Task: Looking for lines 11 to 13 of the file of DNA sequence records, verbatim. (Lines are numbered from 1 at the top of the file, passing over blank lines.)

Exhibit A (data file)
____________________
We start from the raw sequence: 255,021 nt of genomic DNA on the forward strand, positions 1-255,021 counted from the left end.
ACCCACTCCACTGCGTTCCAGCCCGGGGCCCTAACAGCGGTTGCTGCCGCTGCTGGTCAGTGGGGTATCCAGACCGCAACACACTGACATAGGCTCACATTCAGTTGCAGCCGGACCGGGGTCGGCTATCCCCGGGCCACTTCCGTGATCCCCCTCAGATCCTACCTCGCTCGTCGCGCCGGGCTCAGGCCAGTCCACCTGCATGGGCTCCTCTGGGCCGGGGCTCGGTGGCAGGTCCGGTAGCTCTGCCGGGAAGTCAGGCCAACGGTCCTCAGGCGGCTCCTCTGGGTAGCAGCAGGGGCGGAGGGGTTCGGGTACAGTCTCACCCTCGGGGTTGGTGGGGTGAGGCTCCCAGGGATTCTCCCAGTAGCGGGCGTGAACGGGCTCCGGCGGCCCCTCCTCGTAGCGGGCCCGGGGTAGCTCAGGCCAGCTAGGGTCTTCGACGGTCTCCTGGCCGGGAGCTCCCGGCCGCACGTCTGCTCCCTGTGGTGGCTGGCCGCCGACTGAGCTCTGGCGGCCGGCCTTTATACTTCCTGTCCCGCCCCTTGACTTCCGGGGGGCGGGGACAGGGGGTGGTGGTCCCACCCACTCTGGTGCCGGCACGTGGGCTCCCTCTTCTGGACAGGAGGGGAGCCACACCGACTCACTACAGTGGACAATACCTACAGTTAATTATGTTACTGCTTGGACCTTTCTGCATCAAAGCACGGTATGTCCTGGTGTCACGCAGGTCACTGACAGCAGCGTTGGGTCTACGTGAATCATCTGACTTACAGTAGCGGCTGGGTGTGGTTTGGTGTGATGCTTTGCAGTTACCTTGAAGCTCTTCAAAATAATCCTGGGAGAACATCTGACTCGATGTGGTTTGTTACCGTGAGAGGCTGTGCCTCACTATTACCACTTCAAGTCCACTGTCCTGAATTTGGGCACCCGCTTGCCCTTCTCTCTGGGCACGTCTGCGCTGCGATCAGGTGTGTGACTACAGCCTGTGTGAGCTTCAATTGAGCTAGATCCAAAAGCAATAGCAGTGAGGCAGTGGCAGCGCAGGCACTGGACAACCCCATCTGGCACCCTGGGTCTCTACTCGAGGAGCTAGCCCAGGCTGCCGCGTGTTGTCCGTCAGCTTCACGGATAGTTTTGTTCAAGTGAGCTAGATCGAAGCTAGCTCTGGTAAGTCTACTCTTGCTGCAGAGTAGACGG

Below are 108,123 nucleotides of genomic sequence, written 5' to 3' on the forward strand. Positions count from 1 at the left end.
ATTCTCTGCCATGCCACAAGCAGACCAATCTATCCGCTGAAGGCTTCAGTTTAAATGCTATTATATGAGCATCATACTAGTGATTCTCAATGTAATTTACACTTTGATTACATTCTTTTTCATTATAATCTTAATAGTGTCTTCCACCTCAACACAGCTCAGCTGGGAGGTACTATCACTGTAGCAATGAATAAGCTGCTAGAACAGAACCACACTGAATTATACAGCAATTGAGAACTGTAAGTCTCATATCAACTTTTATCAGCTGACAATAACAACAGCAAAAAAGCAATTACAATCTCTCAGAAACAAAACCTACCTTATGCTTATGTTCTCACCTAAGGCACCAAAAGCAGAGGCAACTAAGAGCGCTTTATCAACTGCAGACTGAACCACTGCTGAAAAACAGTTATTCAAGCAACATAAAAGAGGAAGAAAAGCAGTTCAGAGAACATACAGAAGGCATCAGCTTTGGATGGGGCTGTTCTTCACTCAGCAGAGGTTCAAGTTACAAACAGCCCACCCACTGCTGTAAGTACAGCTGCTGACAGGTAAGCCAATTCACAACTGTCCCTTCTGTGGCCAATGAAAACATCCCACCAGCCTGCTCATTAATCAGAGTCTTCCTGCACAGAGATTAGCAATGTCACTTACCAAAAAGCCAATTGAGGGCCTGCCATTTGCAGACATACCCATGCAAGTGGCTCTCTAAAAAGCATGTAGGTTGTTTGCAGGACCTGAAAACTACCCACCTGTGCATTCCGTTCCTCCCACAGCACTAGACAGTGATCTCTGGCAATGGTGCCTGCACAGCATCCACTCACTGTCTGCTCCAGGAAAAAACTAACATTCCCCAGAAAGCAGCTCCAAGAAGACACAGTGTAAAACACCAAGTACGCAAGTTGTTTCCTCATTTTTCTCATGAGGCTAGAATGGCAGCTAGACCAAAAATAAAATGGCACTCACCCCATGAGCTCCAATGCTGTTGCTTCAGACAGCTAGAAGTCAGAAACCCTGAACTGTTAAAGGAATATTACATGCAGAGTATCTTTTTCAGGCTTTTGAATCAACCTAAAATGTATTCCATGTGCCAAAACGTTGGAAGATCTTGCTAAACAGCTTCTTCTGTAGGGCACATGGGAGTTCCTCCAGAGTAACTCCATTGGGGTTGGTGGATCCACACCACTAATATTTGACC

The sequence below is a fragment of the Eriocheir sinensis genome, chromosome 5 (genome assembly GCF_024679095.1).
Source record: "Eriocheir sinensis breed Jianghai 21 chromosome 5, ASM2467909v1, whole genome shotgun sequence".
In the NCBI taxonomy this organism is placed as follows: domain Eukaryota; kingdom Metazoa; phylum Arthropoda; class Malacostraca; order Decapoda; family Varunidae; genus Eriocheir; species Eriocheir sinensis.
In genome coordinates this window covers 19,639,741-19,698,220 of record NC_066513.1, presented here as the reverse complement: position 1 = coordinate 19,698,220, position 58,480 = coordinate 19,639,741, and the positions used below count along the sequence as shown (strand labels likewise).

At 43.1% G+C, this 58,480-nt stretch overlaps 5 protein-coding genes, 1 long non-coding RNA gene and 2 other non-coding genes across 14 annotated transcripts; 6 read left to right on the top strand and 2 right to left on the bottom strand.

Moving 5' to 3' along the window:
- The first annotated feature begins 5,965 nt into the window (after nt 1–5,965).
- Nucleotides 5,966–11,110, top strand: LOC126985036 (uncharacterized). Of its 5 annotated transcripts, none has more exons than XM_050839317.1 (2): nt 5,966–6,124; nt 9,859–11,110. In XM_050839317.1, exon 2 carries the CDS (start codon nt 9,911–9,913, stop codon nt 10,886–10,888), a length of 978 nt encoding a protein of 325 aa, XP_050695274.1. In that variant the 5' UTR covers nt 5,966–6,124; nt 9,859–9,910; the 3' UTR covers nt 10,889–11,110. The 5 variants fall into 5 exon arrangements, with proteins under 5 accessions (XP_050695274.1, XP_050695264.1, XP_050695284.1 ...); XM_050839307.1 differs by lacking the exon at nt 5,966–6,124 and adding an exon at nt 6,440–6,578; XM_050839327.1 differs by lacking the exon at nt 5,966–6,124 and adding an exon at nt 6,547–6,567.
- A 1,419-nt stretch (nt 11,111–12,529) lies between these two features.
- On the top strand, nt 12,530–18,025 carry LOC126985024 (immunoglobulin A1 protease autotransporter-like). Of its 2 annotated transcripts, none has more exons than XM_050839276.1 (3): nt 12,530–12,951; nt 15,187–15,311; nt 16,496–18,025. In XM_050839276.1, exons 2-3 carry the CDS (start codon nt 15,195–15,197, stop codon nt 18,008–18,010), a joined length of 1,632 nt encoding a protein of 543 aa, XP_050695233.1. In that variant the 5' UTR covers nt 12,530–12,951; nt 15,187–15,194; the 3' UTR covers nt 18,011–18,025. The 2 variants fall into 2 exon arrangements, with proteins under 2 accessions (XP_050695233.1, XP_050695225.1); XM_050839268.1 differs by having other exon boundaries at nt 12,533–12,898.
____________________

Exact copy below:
- The first annotated feature begins 5,965 nt into the window (after nt 1–5,965).
- Nucleotides 5,966–11,110, top strand: LOC126985036 (uncharacterized). Of its 5 annotated transcripts, none has more exons than XM_050839317.1 (2): nt 5,966–6,124; nt 9,859–11,110. In XM_050839317.1, exon 2 carries the CDS (start codon nt 9,911–9,913, stop codon nt 10,886–10,888), a length of 978 nt encoding a protein of 325 aa, XP_050695274.1. In that variant the 5' UTR covers nt 5,966–6,124; nt 9,859–9,910; the 3' UTR covers nt 10,889–11,110. The 5 variants fall into 5 exon arrangements, with proteins under 5 accessions (XP_050695274.1, XP_050695264.1, XP_050695284.1 ...); XM_050839307.1 differs by lacking the exon at nt 5,966–6,124 and adding an exon at nt 6,440–6,578; XM_050839327.1 differs by lacking the exon at nt 5,966–6,124 and adding an exon at nt 6,547–6,567.
- A 1,419-nt stretch (nt 11,111–12,529) lies between these two features.